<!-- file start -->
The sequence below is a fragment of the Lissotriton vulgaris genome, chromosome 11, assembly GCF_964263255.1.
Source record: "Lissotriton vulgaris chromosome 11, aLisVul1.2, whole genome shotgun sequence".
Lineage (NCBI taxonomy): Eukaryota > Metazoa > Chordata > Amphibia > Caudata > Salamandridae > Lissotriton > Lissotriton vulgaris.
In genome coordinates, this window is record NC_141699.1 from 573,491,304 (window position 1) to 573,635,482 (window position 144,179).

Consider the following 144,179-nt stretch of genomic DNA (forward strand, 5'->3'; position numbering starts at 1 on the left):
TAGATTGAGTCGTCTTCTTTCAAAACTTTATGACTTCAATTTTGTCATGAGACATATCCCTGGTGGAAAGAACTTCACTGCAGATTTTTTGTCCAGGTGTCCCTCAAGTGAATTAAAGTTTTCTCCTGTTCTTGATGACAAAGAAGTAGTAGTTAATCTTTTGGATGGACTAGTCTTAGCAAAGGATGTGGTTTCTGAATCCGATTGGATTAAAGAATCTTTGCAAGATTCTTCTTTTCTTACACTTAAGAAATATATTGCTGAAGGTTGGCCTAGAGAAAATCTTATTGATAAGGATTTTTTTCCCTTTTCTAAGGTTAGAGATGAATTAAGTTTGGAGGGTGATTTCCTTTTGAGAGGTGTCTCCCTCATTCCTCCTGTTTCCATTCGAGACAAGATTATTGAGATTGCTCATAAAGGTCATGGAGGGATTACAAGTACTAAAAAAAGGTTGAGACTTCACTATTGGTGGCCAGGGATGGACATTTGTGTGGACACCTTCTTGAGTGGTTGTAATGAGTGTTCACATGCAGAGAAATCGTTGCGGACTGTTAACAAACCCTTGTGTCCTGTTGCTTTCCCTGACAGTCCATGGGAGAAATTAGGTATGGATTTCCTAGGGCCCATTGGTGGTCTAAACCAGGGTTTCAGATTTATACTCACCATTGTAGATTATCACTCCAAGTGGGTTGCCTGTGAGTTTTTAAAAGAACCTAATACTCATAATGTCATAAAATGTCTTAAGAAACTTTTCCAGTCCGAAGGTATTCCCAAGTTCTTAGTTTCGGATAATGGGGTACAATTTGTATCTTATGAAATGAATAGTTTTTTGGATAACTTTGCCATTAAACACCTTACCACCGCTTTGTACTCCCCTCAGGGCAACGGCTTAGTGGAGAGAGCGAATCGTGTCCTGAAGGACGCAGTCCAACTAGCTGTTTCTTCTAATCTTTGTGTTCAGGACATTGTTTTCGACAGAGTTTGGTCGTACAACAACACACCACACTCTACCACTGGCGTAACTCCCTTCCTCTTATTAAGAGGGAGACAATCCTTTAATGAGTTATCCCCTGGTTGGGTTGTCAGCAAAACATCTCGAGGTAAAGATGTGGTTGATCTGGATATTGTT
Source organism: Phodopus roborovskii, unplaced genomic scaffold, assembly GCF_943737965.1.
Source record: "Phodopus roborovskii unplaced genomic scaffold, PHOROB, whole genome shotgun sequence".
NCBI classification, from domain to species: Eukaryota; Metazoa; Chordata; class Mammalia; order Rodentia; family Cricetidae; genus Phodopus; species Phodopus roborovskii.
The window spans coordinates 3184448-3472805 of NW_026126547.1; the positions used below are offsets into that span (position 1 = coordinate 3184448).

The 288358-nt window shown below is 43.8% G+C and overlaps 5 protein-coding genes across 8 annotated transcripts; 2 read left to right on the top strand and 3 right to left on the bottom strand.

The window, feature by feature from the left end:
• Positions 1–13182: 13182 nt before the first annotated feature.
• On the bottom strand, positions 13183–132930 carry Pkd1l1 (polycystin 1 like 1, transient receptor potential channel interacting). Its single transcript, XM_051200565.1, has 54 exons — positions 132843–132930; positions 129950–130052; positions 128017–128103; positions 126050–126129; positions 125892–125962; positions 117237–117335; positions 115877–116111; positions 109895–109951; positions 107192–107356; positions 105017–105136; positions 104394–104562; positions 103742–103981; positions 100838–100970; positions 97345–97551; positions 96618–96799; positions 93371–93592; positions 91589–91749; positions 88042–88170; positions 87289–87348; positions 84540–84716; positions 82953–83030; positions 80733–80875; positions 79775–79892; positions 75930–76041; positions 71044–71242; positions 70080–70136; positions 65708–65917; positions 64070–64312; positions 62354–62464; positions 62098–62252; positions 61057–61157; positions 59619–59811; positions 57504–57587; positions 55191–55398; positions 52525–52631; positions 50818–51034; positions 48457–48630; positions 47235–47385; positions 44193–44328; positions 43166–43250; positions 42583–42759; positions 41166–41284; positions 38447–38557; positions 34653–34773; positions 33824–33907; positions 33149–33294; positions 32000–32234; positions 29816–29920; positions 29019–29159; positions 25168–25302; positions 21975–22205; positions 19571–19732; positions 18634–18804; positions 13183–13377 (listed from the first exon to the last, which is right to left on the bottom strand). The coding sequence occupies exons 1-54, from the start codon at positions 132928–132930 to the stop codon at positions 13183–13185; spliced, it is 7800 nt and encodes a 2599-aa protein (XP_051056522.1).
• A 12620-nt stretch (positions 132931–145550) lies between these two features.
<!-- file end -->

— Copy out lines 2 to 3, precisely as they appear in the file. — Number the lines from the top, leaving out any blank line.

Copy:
Source record: "Lissotriton vulgaris chromosome 11, aLisVul1.2, whole genome shotgun sequence".
Lineage (NCBI taxonomy): Eukaryota > Metazoa > Chordata > Amphibia > Caudata > Salamandridae > Lissotriton > Lissotriton vulgaris.